If you’re a gamer of a certain age, you likely have fond memories of playing your favorite retro console in front of a boxy TV. However, while many gamers have kept their old consoles around–or bought them back from garage sales and eBay auctions–CRT (cathode ray tube) TVs are largely an abandoned relic of the past. You can likely find dozens of examples gathering dust at your local thrift store, garbage dump, or perhaps even your grandmother’s house. But are they actually worse than your cheap LED replacement, or do they deserve a second chance at life? According to the enthusiasts who work tirelessly to repair them, they’re more than just a relic–they’re the best way to play decades of classic games.
When CRT enthusiast Steve Nutter plugged in his old consoles to show his young son the games he grew up on, he was utterly dismayed by the results. His beloved N64 games looked awful on his LCD TV, with washed-out colors, a flickering image, and a tremendous amount of input lag. He turned to the internet for advice, where he found out one of the worst-kept secrets in retro gaming–that an old TV is essentially required for any original console setup.
Luckily, Nutter had an old Toshiba lying around, which he was able to resurrect for his nostalgic purposes. As a trained engineer, he found himself compelled by the intricate machinery of these displays. He would watch YouTube videos made by hackers and phone “phreakers” who enjoyed playing around with the machines, slowly gathering his base of knowledge. Over time, Nutter’s interest in CRTs grew to such an extent that he started scanning Craigslist and bidding on eBay auctions, searching for the truly desirable CRT displays like the Sony PVM and BVMs. And one day, his luck changed: a high-end PVM was on sale for a reasonable price only a short drive away. What he found changed his life almost overnight.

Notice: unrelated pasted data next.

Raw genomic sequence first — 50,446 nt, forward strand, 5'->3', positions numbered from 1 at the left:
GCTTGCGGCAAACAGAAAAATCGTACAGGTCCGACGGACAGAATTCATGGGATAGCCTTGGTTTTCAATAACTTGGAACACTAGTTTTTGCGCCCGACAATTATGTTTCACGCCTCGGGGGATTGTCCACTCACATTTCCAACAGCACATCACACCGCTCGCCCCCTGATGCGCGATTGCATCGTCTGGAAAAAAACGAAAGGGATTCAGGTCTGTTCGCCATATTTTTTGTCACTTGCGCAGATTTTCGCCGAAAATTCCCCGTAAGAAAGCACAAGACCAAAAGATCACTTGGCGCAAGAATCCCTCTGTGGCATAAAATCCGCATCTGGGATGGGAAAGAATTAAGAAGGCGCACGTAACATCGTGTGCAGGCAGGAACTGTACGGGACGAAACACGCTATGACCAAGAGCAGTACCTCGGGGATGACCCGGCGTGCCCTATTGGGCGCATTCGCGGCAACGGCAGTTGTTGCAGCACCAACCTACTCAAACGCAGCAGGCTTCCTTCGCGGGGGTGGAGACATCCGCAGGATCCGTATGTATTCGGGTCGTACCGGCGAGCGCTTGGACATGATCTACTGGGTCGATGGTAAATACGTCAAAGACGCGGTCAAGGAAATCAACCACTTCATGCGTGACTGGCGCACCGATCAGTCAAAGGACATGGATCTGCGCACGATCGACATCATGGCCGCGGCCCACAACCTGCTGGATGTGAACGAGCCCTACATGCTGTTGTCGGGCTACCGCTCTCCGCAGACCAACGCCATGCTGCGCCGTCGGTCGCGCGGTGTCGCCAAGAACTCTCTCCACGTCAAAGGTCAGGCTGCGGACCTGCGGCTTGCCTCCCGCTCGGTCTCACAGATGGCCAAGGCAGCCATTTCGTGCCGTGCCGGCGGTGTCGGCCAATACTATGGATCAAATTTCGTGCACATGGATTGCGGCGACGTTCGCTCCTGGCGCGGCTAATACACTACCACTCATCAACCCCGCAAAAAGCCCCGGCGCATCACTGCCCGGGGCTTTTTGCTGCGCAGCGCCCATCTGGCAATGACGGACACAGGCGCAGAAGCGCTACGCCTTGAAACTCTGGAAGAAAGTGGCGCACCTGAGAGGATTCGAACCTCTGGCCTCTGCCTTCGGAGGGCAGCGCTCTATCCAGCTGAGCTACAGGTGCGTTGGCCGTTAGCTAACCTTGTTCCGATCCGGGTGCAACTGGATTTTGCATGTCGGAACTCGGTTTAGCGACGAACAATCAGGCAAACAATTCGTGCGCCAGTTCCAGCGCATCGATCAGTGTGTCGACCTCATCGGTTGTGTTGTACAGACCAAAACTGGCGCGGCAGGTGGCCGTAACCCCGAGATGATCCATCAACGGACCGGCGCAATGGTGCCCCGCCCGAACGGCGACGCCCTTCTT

“I found a local seller who was a CRT recycler,” Nutter explains. “When I went to pick it up, I saw that they had 25 PVMs just sitting in a warehouse. This was in 2015, back when they were getting recycled from hospitals and medical clinics. The owner explained to me that they had issues finding enough space to store them. When I told him that I wanted to buy them all, as far as he was concerned, I was doing him a big favor.”
When Nutter brought the dozens of boxes back to his garage, he quickly realized that most of them had significant issues. Some wouldn’t even turn on. That’s when he decided to learn how to fix them as best he could, if only to recoup some money for his spur-of-the-moment investment.
“When I started, I was sitting in a room surrounded by PVMs, and I thought, ‘Who is going to want to buy all these?’ I thought I had made a big mistake. But once I started working on them, suddenly everyone wanted them.”